On July 23, the United States Commission on Civil Rights (USCCR) released a report titled “Beyond Suspensions: Examining School Discipline Policies and Connections to the School-to-Prison Pipeline for Students of Color with Disabilities.” The report notes that students of color and students with disabilities are disproportionately subjected to suspension. Additionally, it notes that few empirical studies have evaluated the intersection of race and disability when it comes to discipline. Recommendations include continued guidance and enforcement from the Department of Education’s Office of Civil Rights (OCR) and Congressional appropriations to help states and school districts train and support teachers and provide an adequate number of counselors and social workers in all schools.
The Southern Poverty Law Center (SPLC) has released a report on the continued use of corporal punishment in public schools. The report found that over half of schools that still use corporal punishment use it disproportionately on students with disabilities. Furthermore, the report found that black boys were almost twice as likely as white boys to be subject to corporal punishment and black girls were nearly three times as likely as white girls. Recommendations include banning corporal punishment in public schools and replacing it with evidence-based practices such as positive behavioral supports.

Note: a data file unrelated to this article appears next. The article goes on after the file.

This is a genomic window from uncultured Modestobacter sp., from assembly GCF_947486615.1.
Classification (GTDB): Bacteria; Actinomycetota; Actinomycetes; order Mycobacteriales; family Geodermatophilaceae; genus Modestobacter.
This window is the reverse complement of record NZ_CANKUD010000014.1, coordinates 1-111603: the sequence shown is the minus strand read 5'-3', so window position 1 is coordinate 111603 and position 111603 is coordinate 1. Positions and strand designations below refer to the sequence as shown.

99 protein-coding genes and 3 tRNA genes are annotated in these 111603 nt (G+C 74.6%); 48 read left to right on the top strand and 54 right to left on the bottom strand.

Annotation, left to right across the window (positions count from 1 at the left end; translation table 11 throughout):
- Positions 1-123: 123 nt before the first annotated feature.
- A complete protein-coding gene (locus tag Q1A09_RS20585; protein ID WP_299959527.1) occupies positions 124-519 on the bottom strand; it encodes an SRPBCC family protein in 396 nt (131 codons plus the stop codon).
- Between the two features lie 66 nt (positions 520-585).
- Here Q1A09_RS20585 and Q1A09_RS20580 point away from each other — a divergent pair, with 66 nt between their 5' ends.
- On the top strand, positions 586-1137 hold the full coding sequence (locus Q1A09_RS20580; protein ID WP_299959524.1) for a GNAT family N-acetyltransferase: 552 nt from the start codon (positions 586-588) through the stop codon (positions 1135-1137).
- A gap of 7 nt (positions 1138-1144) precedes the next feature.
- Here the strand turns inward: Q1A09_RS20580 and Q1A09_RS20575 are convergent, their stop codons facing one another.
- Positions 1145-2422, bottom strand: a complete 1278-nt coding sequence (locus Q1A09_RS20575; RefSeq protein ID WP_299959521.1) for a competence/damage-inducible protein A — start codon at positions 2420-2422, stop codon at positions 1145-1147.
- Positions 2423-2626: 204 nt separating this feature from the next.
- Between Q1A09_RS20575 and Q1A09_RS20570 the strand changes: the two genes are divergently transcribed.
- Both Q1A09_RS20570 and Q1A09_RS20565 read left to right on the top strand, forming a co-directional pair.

On April 18, the Learning Policy Institute (LPI) released a report titled “Protecting Students’ Civil Rights: The Federal Role in School Discipline.” The report discusses the negative impacts of zero-tolerance policies and discrimination in discipline. It notes guidance documents and regulations the Trump administration has targeted for elimination, such as the discipline guidance and the significant disproportionality rule. Additionally, the report discusses strategies to reduce the use of exclusionary discipline, such as teaching social-emotional skills.
On April 10, the Department of Education released a guidance document titled “Parent and Educator Guide to School Climate Resources.” This document provides strategies schools can use to improve school climate, reduce disciplinary issues, and make schools safer. The document recommends the use of school-wide positive behavior support programs.